But because call-out culture is most prevalent among liberals and progressives, they don’t escape it either. On some campuses, they are actually its most frequent targets.
A student at a women’s college, asked what she refrains from posting on social media for the fear of being called out or shamed, wrote, “my views on feminism, definitely.”
I’d consider myself a radical feminist/gender abolitionist/second wave feminist, a point of view based on the fact that women as a class are oppressed based on material factors (i.e. female biology). This clashes pretty hard with a lot of queer theory/ideas about transgenderism. A friend of mine identifies as transgender and has drunkenly said things like “death to all transphobes” (a group that encompasses basically anyone who believes that biology isn’t a social construct or that womanhood isn’t an entirely internal experience). Others say similar things, usually with some (assumed??) layer of irony or exaggeration. I definitely find that worrying, although I doubt they’d follow through on any threats.
I worry about being cut off from everyone socially (including coworkers, RAs, etc.). I’m not sure if it would affect my relationship with my professors, given my major, but I can think of humanities professors I am otherwise close to who would be offended. I avoid any and all racial discussions too.
The most controversial kind of call-out is the anonymous accusation that someone perpetrated sexual misconduct. I’ve seen this pop up on YikYak, a platform aimed at college students that allows anyone to anonymously post within 1.5 miles of a given location.
A couple correspondents mentioned similar controversies. “Just last Monday, an individual posted a public, open access list whereby survivors of sexual assault or aggression can out their perpetrators and give others a ‘heads up’ or warning to increase feelings of safety,” a student in Indiana wrote. “While I believe this is perhaps well intentioned, this idea is simply irresponsible, and severely harmful. This made word-of-mouth news in hours. There were racial undertones and clear unfair and flat out wrong editing of this Google Doc. Disappointments were plentiful.”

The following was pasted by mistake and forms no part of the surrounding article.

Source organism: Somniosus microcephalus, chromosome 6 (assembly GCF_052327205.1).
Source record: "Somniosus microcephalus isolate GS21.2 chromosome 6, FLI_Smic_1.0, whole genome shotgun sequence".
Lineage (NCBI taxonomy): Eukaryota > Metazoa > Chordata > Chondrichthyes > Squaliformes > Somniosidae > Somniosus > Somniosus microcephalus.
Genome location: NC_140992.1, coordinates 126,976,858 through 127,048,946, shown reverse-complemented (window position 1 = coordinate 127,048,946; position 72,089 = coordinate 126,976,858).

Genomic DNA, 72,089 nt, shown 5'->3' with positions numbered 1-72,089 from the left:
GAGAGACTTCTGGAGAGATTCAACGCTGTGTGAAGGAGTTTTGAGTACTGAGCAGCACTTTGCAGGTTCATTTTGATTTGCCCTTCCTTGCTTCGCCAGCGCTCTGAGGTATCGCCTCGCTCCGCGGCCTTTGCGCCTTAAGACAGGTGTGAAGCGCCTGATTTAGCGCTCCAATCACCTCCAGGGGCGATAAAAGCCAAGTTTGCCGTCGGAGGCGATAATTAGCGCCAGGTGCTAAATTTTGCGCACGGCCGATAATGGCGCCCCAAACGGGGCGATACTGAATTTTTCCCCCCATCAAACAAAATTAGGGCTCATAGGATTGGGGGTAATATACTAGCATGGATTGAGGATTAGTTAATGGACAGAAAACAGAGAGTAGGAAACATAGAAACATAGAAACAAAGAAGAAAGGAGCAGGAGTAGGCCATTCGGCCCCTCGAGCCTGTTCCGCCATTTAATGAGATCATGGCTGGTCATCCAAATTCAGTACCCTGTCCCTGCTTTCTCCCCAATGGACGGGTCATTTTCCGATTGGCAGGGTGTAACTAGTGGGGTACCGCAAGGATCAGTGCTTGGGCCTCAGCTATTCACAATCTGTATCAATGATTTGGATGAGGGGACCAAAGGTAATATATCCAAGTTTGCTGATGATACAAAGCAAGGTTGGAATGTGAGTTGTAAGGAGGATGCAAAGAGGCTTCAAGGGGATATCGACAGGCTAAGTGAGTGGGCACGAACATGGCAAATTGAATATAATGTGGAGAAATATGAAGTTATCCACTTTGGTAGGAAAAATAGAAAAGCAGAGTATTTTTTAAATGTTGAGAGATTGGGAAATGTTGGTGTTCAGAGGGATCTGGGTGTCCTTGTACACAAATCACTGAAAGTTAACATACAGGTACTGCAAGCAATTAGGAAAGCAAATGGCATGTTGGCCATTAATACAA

But criminal accusations aren’t the typical concern, which more closely resemble what this student wrote:
There’s a lot of things I don’t say just because I don’t want to deal with the pain of having someone attack you—not only your opinion, but your appearance in your profile, bio, or any other thing strangers can use to snap back.
I know a lot of people on campus. When things go wrong, they end up knowing them too … I see the subtweets, the articles, and the memes retweeted in my direction. Its hurtful, but it’s also hard to put the phone down … Prior generations never have to know what it’s like to get blasted in front of thousands of viewers. To have your personal life turn not-so-personal. They could do a keg-stand at a party and not risk future employers seeing it … But job prospects aren’t as much of the problem as your peers are. I fear the backlash from people I know, and whose opinions I care about, more than an employer I don’t even know I’m looking at yet.